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# Collisions of partcles watch

1. How do you know the particles will move off in the same direction after collision?
2. (Original post by khanpatel321)

How do you know the particles will move off in the same direction after collision?
You're taking right as positive, so since your is positive, this means the second ball moves to the right and since your is negative ( is positive by definition) then the first ball moves to the left after the collision.
3. (Original post by Zacken)
You're taking right as positive, so since your is positive, this means the second ball moves to the right and since your is negative ( is positive by definition) then the first ball moves to the left after the collision.
Both balls are moving to the right after collision according to the mark scheme above?
4. (Original post by khanpatel321)
Both balls are moving to the right after collision according to the mark scheme above?
No, they've put the arrow facing to the right but the velocity is negative, so it opposes the direction of the arrow. I can say I am moving downwards metres to mean I'm moving upwards 1 metre. So it says the first vall is moving to the right at a negative velocity means that it is actually moving to the left.
5. (Original post by Zacken)
No, they've put the arrow facing to the right but the velocity is negative, so it opposes the direction of the arrow. I can say I am moving downwards metres to mean I'm moving upwards 1 metre. So it says the first vall is moving to the right at a negative velocity means that it is actually moving to the left.
Oh ok now I get it. Thank you
6. (Original post by khanpatel321)
Oh ok now I get it. Thank you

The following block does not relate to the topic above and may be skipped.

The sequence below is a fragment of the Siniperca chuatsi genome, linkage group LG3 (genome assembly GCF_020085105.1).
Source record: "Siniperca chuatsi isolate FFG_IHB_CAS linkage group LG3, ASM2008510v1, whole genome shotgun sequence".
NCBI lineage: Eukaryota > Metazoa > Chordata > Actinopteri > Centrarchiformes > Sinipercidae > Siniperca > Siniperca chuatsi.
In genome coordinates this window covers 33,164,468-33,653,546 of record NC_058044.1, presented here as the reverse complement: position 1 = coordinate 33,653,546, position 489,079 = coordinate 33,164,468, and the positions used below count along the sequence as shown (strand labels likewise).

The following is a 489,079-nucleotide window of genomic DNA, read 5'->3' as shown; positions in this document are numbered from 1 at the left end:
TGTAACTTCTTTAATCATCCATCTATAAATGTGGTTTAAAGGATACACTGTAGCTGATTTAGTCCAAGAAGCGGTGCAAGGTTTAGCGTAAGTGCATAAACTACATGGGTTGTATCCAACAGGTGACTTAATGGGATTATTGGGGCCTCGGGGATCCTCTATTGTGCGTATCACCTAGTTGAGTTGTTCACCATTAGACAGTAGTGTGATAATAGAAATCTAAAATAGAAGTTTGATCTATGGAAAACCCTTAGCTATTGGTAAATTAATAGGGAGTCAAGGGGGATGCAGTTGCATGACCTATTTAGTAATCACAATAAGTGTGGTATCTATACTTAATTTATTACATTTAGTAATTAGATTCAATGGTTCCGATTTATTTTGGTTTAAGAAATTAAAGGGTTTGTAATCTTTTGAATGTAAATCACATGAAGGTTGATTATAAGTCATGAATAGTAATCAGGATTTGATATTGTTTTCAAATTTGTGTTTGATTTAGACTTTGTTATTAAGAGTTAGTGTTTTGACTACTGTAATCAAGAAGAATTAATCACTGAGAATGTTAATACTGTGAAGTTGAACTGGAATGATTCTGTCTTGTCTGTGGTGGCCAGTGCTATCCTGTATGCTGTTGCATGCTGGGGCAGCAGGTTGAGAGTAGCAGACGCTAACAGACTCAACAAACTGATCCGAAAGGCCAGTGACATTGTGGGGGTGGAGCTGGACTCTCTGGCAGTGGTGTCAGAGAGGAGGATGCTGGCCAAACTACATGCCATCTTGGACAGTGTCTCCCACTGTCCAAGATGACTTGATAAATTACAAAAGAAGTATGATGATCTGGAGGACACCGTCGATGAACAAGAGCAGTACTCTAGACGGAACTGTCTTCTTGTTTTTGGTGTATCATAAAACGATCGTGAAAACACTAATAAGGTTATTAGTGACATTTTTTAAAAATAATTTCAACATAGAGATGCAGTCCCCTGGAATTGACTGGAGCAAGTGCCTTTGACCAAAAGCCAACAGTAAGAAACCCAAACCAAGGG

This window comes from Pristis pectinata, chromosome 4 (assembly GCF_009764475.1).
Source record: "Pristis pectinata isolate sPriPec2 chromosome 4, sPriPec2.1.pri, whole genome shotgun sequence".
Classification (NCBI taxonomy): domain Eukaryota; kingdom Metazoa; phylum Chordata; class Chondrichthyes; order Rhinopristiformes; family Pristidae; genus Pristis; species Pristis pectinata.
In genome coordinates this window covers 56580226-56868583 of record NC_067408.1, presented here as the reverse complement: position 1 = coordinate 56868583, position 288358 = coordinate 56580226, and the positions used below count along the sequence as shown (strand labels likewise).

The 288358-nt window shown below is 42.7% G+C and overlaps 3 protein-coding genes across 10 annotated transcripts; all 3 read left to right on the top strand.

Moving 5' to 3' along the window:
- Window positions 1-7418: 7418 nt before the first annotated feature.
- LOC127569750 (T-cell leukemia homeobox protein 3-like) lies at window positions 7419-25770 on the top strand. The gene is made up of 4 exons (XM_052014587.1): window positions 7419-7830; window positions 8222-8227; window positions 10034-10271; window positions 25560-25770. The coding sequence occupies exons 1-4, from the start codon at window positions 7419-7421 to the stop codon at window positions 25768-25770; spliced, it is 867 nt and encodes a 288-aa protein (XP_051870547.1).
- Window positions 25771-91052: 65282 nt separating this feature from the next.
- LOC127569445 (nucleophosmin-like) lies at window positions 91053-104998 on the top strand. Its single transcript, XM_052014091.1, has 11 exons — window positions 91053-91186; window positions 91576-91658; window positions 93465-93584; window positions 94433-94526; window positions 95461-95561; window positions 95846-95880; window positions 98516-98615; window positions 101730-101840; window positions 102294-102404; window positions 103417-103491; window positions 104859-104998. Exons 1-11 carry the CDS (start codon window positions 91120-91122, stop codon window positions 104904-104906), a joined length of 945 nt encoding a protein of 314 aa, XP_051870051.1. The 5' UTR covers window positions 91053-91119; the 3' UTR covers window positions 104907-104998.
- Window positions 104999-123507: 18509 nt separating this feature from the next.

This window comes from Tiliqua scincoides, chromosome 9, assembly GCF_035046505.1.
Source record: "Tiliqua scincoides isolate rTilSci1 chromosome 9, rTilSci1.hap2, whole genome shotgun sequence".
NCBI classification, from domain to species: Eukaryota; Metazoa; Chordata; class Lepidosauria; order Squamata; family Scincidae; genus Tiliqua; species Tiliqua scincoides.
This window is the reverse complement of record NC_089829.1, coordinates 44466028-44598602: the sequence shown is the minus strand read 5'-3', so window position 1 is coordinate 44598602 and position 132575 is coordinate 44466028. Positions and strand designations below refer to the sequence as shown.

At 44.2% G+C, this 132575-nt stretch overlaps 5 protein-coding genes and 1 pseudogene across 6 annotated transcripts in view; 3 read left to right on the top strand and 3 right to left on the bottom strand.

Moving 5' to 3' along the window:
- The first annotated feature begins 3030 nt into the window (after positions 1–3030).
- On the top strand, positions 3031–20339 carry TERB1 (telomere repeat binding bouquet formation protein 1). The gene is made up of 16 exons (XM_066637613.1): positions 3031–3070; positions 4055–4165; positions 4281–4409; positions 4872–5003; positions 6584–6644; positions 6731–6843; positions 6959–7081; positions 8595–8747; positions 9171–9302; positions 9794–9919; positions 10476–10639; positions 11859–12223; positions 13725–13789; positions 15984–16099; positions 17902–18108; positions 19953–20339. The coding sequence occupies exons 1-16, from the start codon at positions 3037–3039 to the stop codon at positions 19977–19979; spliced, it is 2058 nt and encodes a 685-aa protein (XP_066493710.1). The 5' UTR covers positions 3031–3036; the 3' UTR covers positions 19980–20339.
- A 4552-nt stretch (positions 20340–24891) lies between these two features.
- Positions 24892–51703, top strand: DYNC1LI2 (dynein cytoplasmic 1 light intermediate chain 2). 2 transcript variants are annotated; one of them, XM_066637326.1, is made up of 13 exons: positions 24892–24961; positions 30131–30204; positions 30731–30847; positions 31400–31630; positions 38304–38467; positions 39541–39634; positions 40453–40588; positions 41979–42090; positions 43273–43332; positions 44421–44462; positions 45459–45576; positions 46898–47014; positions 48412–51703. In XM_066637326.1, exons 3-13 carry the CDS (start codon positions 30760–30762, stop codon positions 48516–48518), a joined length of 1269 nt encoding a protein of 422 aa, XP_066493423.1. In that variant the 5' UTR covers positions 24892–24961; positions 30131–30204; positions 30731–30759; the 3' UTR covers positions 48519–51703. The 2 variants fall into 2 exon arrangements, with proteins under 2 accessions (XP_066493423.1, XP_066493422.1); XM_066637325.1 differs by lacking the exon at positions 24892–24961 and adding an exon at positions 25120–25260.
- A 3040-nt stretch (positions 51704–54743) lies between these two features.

Until you have solved the problem, you won't know which the particles are going to move after the collision, in general, so you have to assume a direction. The signs then tell you if your assumed directions were correct. It makes no difference if you point your assumed vectors to the left or right; the signs will tell you all that you need to know.

One point: it is always a good idea to label 1D vector problems with a big clear +ve arrow, before you start work. This stops you becoming confused about what sign to give any particular vector - if it points in the same direction as that arrow, it's +ve, if not it's -ve. It makes no difference where you point the arrow "left" or "right". (Note that the people who wrote the mark scheme *didn't* do this - that's sloppy)

This becomes more important when you have two connected particles, both undergoing 1D motion, such as in pulley problems. You should then assign a +ve direction arrow to *each* particle, prior to drawing a free-body diagram, and label vectors as +ve or -ve relative to the arrow for that particle. (And again, it makes no difference which way these arrows point, as long as you stick to the convention that they indicate)

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